Whenever my father looks at me like that, I know he will leave nothing to amend or aid, it’s going to be a complete massacre, and why not. I mock the religion he treasures so much, I am indifferent to the God he worships so much, I hate the community he loves so much and I live according to my own set of values that he detests so much. I am a living contradiction of him.

I looked at him and his eyes scared me. I wanted to vomit but I couldn’t. I needed an outlet – tears, words, screams, vomit – anything. His eyes reminded me of the foreigner’s gaze, one that is in constant search of fresh bodies so that they can be carved up and sold in the market at the highest price.

I ignored his gaze and focused on the food in front of me. In that second, my throat clogged up and cold sweat started breaking out on my skin. My mother’s voice became distant as the moments passed and my father started eating his food normally.

I looked to my side and saw my sisters crying silently and looking at each other for help. Why does he have to open his mouth? Why can’t he eat and go to sleep? Why does he always look at me as if I am the ugliest thing in this house? Why do we have to eat together?

Then, everything started coming back. Like an avalanche, it completely overtook my being under a dark opaque blanket of overwhelming sickness.

I looked down and saw a bunch of moths crawling out of the rice on my plate. After some time, they started flying toward me and rested right inside my throat. I started choking but nobody looked at me. Nobody dared to.

I stood up and ran upstairs to the warmth of my solitude. I heard my mother and sisters calling me but I couldn’t reply. The insects had started multiplying in my mouth while their wings were absorbed in the pomegranate juice. I could taste their bodies on my tongue as they kept on taking birth there. I started chewing their bodies and they oozed with the fruit’s liquids.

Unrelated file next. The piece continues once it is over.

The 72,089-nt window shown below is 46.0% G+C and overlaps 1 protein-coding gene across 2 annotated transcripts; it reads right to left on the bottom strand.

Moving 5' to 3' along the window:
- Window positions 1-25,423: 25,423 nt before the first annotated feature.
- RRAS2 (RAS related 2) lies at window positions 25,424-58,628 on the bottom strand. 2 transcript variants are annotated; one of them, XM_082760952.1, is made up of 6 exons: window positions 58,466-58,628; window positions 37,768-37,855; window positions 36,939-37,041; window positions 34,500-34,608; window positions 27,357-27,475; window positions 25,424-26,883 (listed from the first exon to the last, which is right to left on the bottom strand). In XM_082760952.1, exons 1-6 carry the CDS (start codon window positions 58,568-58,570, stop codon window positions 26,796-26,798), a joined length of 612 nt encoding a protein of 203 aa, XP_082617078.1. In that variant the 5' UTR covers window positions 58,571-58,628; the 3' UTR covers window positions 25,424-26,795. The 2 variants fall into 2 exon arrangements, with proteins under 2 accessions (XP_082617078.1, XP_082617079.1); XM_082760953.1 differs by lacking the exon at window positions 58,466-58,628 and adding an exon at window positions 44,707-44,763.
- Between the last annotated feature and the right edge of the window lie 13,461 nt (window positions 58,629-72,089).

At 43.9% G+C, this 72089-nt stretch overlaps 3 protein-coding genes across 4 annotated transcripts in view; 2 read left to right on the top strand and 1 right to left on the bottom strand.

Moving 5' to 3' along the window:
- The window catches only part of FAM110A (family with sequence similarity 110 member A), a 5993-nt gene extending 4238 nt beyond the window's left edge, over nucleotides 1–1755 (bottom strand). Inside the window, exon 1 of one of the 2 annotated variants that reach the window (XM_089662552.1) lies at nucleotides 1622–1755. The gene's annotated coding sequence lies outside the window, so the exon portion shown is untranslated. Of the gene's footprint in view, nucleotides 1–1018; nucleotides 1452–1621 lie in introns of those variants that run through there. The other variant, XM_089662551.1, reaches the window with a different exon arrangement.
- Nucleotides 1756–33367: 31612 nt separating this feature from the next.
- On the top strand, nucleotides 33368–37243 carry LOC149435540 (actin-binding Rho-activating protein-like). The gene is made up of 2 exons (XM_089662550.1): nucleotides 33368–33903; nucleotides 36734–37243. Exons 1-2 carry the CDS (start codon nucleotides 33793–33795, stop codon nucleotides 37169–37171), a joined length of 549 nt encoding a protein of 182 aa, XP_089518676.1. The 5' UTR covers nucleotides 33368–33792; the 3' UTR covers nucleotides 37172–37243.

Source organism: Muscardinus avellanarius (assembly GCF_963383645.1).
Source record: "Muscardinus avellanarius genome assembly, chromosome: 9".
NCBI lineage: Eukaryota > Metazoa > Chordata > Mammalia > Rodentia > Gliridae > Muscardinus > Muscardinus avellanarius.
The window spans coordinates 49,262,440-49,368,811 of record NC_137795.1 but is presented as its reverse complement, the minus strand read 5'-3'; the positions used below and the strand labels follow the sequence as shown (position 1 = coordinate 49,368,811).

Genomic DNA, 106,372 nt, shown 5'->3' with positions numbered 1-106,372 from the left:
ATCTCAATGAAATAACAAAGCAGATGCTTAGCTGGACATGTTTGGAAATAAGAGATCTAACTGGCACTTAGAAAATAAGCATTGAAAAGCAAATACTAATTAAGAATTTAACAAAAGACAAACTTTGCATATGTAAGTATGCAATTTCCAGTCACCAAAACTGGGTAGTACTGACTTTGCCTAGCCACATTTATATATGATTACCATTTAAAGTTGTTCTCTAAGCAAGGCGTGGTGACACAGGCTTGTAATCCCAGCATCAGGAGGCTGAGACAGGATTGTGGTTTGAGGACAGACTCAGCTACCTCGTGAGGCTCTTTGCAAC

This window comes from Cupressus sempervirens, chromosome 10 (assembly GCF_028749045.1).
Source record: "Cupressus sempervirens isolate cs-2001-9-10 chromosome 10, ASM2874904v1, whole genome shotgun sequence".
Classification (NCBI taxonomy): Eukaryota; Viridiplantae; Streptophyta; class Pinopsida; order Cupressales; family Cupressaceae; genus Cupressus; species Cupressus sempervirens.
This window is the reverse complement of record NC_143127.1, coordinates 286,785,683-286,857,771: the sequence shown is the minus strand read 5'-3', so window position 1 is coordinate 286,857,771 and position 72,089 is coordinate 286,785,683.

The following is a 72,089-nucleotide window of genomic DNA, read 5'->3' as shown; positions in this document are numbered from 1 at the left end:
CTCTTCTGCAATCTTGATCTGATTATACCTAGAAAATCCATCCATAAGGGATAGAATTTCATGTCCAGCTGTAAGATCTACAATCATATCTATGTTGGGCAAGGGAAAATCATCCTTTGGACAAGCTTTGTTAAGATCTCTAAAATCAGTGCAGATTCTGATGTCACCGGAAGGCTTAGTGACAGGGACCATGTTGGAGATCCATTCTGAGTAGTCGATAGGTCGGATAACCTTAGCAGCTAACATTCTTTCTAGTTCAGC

After chewing each of them, I spat them out. I looked at the dead insects on the floor. Only I could make out that they were moths just a few minutes ago and not something unknown. I glanced at their bodies and the lump starts to make its unwelcomed appearance.

I ran into the bathroom and vomited freely. I clutched my head in my hands because it felt like my head was going to roll back and fall on the floor anytime then. I could feel my thick hair wrapping itself around my fingers, squeezing them until they turned white, and gave up their resistance to keep my head intact. This is how it feels every time. I patiently waited for my heartbeat to rise and then calm my body down gradually with it.

‘You need to know what works for you and have some faith in your body; it will try its best to survive’. That’s what Leylah used to say to me. It was something that I learnt from her amongst all the other things. I follow it and recite it like a prayer every day. It works.

As I came back from another episode of my breakdown, I sat down on my bed and started recalling more details about my time with her.

I don’t regret my decision to come back here but on some days, I am uncertain about the choices that I made or we make in our youthful craze.

With this thought, I close my eyes with thoughts of Leylah still humming in my mind and I dance away to her sweet tune.

SABAHAT ALI WANI is a writer, researcher and artist from Kashmir. Her writings about Kashmiri women have been published by International Literature and Arts Festival (USA), South Asian Today, and Empower Magazine. She is also a mixed-media storytelling artist who aims to create a space for bold and critical statements through her art experiments. Her artwork has appeared in Club Plum Literary Journal, About Place Journal (Black Earth Institute), Long Con magazine, Maaje Zevwe, Blue Marble Review and Variant Literature.